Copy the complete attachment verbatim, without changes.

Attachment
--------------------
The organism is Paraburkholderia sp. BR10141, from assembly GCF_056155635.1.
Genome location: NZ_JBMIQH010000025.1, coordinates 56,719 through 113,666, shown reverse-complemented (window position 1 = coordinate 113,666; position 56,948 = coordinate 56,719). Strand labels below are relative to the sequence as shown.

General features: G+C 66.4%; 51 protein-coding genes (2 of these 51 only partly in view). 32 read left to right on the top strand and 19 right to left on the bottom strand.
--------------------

The organism is Paraburkholderia sp. BR10141, from assembly GCF_056155635.1.
Genome location: NZ_JBMIQH010000025.1, coordinates 56,719 through 113,666, shown reverse-complemented (window position 1 = coordinate 113,666; position 56,948 = coordinate 56,719). Strand labels below are relative to the sequence as shown.

General features: G+C 66.4%; 51 protein-coding genes (2 of these 51 only partly in view). 32 read left to right on the top strand and 19 right to left on the bottom strand.